After the very heavy rains we experienced over winter (especially in areas such as Benoni) certain parts of your yard, such as your gravel driveway, may be affected by erosion. Incessant erosion can be a huge headache, especially when it starts to seem impossible to prevent water from invading your garden space with its puddles. You can, however, prevent the effects that water has on your landscape.
Water may seem unassuming and even soft, however in large quantities, it possess enough power and energy to destroy solid granite. Although this may seem miraculous, this is based on pure, simple physics:
Force = mass x acceleration.
You cannot control the mass of water, but you can control the force. There are two basic factors that contribute to erosion in your yard.
- The angle of your landscaping
- The material, such as the sand, gravel and rocks, used in your landscaping
Carefully analyse the materials that are incorporated into your garden. You should integrate larger rocks into your garden space because it slows down the excess water movement and guides the water into the appropriate drainage channel where water would normally flow to. If you create a smooth paved channel for the water to flow into downwards, the water will accelerate to high speeds. The steeper the channel, the faster the water flow. This can cause erosion as the water’s energy will channel to the soil or grass and chew it away.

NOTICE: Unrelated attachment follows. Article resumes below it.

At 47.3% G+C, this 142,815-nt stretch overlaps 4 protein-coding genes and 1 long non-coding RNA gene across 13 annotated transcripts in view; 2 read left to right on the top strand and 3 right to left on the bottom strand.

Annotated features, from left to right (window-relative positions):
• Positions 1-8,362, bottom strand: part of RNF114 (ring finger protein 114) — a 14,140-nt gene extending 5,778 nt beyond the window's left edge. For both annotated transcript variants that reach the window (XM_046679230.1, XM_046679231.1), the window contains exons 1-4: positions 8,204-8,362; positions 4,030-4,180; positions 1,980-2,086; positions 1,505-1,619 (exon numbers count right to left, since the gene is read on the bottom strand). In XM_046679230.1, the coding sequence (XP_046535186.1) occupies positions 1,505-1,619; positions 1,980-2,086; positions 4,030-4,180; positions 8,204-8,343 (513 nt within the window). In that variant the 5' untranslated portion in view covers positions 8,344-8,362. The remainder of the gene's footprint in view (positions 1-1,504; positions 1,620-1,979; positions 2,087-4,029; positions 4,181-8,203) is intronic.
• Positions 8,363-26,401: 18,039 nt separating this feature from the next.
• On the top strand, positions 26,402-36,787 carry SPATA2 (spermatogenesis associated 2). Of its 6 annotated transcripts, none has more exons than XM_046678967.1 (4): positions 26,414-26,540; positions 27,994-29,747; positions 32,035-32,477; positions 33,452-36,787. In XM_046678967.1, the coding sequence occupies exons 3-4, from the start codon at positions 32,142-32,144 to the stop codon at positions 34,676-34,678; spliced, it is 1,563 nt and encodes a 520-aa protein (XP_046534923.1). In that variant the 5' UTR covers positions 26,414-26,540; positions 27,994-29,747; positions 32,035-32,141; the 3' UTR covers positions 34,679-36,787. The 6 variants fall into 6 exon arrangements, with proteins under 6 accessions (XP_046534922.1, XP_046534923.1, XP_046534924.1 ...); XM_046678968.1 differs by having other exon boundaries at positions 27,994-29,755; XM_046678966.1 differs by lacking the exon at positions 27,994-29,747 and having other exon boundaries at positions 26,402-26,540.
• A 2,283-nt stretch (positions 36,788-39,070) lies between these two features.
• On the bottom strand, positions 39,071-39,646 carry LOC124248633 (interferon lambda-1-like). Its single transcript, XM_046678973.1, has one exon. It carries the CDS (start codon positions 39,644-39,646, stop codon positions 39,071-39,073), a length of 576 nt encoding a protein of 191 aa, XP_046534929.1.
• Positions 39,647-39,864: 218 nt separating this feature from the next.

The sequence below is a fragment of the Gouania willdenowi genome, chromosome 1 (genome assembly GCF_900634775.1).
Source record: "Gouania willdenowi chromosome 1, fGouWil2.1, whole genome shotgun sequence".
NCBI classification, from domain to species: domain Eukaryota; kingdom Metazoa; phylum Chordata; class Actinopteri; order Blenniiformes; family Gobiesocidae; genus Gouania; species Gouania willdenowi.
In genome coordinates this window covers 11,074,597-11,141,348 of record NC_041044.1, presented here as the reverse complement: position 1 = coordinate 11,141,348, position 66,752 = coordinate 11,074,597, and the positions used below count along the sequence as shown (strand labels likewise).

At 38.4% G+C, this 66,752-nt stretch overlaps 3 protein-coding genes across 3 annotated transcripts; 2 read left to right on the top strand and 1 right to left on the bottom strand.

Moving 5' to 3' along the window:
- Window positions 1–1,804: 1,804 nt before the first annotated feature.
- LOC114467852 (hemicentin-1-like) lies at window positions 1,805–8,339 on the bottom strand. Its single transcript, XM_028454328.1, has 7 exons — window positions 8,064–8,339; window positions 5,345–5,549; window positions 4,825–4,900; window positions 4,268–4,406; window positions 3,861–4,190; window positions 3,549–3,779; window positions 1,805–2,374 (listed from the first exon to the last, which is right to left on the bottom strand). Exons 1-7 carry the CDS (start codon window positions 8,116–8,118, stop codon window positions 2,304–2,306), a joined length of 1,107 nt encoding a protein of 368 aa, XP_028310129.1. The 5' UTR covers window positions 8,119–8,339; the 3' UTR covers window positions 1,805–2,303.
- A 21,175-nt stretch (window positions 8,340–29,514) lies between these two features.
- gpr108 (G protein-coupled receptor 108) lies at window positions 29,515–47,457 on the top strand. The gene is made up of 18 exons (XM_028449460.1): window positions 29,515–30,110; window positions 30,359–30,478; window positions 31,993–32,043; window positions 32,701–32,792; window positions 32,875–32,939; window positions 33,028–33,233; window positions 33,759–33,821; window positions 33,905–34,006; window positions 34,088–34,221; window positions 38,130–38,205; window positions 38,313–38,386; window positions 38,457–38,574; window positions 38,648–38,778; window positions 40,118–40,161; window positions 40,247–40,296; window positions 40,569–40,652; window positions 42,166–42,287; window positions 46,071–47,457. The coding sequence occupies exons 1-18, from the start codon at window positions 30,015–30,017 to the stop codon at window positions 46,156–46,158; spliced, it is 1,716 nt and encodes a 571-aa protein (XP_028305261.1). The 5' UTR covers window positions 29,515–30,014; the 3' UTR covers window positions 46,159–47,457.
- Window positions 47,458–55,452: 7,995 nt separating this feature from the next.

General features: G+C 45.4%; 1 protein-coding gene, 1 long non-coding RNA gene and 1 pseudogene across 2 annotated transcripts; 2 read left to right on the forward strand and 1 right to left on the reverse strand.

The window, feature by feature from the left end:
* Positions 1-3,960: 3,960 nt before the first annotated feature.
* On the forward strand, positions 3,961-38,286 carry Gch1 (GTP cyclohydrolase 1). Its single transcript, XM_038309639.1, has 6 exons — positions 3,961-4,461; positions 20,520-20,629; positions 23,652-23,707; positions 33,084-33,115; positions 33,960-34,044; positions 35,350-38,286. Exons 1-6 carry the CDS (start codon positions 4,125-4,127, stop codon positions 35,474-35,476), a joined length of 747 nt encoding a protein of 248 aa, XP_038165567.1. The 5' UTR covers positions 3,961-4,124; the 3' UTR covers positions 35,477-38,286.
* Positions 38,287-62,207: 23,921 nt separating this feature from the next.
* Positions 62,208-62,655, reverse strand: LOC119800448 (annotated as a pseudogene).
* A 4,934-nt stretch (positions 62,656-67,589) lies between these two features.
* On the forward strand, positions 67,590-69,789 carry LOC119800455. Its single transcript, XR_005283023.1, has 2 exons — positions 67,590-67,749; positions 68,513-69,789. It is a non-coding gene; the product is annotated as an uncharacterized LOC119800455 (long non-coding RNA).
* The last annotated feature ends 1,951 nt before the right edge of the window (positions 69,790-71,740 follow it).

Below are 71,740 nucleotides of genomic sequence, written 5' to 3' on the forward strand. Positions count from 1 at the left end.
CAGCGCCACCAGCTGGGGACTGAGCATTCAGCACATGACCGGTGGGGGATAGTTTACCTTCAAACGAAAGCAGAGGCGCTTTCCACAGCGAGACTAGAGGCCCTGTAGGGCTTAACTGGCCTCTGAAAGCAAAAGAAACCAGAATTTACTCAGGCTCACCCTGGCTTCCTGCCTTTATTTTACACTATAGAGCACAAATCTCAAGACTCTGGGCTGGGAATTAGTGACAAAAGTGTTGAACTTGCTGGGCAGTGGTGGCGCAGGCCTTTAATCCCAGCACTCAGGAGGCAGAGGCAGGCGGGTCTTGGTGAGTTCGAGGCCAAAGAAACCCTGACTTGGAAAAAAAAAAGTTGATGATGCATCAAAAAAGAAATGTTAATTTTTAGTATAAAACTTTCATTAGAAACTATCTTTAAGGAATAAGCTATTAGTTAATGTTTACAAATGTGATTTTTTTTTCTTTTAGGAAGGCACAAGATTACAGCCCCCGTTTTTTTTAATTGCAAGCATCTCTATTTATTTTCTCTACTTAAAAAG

The shape of driveways or gravel roads often succumb to erosion because they are wrongly shaped– the centre of the road is lower than the edges. The water ends up rushing down the centre causing, significant erosion. For this reason, road engineers have begun creating driveways that have a higher centre; this enables the water to run down the side of the road. The same principle goes for your yard’s driveway and landscaping.
For more information read Soil and Water Erosion Solutions
For assistance with drainage and erosion control, contact Sand Shifters.